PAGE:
July 22nd, 2013 was the date Phish selected to makeup for the Toronto show that had recently been cancelled due to flooding. Despite my desire to be at the Molson Amphitheatre with all my friends that night I already had a ticket to see Steve Martin and Edie Brickell in Minneapolis. Preplanning forced my hand, and I’m glad of it.
I had Pricelined a room at The Foshoy, a towering hotel in the middle of the city that looked like it came straight out of Gotham. The lobby was all hip and neon, the elevator was old and brassy, the rooms modern with great views, and a penthouse nightclub that was reminiscent of a classy yet stuffy private club, all oaken and empty. I warmed up with a handful of drinks before walking to the nearby theatre.
I had waited too long to get tickets to the show so m’lady and I weren’t sitting together…or were we? I had managed to score the same seats in two adjacent rows so she sat in front of me. I believe that was a concert-going first for me. It’s also rare for me to be late for a concert such as this but a lovely dinner across the street from our hotel made us so. We arrived halfway through the first song and waited to be ushered to our seats.
The theatre was grand and the show was great. I believe it was my first time seeing Steve Martin, a longtime comedic hero of mine, and my second time seeing Edie Brickell, a singer I have been smitten with since the late ’80’s. The show was everything it promised; Steve Martin’s chops easily keeping up with his stellar band The Steep Canyon Rangers, and featuring the airy wisps of Edie Brickell for about half the show. I was surprised at how well Edie’s voice fit into the bluegrass style, but her ever-smiling voice wound seamlessly with the Steep Canyon Rangers, singing homey tales of barefoot innocence in between Martin’s nearly-novelty lyrics and side-splitting wisecracks.* It was a match made in heaven; the crowd ate it up and so did I.
The next day I called down to the desk and asked for a late checkout and was told we were welcome to stay until 8pm. I was astounded – I’m happy when I get an extra hour. I spent the afternoon roaming through the city’s amazing sculpture park and bought lunch from a row of gourmet food trucks parked near the hotel while m’lady put in a full day of digitally nomadic work.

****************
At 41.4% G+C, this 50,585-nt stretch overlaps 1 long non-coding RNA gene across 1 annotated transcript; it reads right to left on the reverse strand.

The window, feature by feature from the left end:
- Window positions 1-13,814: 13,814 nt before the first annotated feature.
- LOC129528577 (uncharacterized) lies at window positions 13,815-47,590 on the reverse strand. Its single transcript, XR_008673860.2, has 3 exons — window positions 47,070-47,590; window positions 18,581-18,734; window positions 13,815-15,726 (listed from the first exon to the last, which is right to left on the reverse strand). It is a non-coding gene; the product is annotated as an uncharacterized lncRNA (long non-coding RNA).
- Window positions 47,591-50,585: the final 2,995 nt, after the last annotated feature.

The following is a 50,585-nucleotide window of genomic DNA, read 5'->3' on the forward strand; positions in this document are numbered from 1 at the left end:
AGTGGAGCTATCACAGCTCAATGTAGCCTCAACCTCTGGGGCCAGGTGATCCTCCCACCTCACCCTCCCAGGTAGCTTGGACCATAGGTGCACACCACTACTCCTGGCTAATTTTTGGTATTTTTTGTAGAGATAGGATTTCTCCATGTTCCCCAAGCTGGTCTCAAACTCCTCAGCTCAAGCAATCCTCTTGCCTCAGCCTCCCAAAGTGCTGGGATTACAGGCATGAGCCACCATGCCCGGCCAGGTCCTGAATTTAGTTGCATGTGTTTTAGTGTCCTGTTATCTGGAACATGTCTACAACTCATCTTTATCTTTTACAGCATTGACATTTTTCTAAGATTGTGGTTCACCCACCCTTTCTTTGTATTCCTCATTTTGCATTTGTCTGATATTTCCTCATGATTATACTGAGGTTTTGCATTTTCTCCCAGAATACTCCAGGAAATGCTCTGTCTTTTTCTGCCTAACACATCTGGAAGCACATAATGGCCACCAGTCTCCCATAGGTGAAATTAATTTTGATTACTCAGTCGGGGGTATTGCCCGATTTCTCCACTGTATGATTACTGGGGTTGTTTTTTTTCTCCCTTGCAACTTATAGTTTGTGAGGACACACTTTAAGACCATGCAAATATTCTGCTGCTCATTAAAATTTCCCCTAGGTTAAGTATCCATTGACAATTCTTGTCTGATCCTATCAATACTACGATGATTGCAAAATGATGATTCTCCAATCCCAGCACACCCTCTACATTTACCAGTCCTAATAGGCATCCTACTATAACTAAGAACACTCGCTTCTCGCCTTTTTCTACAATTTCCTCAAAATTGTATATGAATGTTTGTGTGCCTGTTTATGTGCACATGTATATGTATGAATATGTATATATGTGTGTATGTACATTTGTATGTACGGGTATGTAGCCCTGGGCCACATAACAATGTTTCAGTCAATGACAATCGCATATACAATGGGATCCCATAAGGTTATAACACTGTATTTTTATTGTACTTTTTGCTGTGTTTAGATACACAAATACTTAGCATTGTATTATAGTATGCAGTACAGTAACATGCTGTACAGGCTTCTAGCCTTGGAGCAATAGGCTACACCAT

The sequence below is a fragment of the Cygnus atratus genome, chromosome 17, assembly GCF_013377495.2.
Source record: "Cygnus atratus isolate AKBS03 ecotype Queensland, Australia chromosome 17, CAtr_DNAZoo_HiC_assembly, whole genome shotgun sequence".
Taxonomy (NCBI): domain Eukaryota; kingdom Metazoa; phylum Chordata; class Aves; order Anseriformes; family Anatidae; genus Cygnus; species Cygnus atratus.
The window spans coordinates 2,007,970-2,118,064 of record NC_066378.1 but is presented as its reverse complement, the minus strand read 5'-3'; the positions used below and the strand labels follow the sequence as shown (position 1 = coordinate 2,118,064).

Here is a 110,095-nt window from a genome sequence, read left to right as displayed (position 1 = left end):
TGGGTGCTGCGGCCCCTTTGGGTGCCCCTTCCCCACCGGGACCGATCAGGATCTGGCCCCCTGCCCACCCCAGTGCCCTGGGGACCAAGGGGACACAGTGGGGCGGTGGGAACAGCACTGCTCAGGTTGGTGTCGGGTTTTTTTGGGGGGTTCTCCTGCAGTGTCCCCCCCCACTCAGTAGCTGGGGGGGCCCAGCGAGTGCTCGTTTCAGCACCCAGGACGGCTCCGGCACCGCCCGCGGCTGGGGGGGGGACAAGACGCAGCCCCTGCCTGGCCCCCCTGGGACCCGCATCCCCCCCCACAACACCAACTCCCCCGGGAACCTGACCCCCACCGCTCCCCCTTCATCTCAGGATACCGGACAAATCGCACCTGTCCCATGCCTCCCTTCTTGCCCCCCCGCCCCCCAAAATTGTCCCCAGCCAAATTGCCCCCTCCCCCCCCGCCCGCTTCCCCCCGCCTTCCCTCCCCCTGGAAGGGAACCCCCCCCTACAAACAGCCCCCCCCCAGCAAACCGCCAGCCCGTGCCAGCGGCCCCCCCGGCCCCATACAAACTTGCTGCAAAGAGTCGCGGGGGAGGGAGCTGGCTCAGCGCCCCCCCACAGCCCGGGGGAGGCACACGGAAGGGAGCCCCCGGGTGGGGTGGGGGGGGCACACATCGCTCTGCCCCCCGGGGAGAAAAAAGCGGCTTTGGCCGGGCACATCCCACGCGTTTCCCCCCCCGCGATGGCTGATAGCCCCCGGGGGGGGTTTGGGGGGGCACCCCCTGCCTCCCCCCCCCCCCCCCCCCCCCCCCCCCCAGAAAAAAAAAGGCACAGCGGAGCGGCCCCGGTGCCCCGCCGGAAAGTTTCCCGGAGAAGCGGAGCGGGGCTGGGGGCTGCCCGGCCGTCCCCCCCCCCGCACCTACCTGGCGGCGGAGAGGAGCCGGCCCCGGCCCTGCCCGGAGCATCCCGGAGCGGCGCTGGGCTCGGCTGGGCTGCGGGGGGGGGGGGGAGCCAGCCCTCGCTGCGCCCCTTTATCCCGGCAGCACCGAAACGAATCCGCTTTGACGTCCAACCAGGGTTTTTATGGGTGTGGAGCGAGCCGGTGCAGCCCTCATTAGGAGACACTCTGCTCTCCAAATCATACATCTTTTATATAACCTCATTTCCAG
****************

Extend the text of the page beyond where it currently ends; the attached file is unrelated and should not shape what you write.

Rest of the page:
I had never been to Minneapolis before and I was shocked at how cool it was. For some reason I pictured it as an industrial city full of smokestacks and factories, like an American Saint John, NB. It was anything but with its urban greenery, ubiquitous bike paths and friendly people. Not to mention a pretty sweet theatre and a standout hotel!
*Here’s a smattering:
“What a joy it is to be here doing the two things I love most: comedy and charging people money to hear music.”
“In the backstage bathroom I noticed a sign that said ‘Employees Must Wash Hands’. Thank God I’m not an employee!”
“You may notice I have a lot of banjos onstage. They’re like my children, which means one of them probably isn’t mine.”
“Having Edie on the road has made for a subtle change on the tour bus. Instead of drinking and playing poker after the show, the other night we all spent the evening beading necklaces.”
“I saw Eric Clapton in concert a few weeks ago. He wasn’t very funny at all.”
And as he returned to the stage for the encore:
“Wow, there is a lot of commotion going on backstage; a bunch of police running around and the manager is going nuts. It turns out I am an employee!”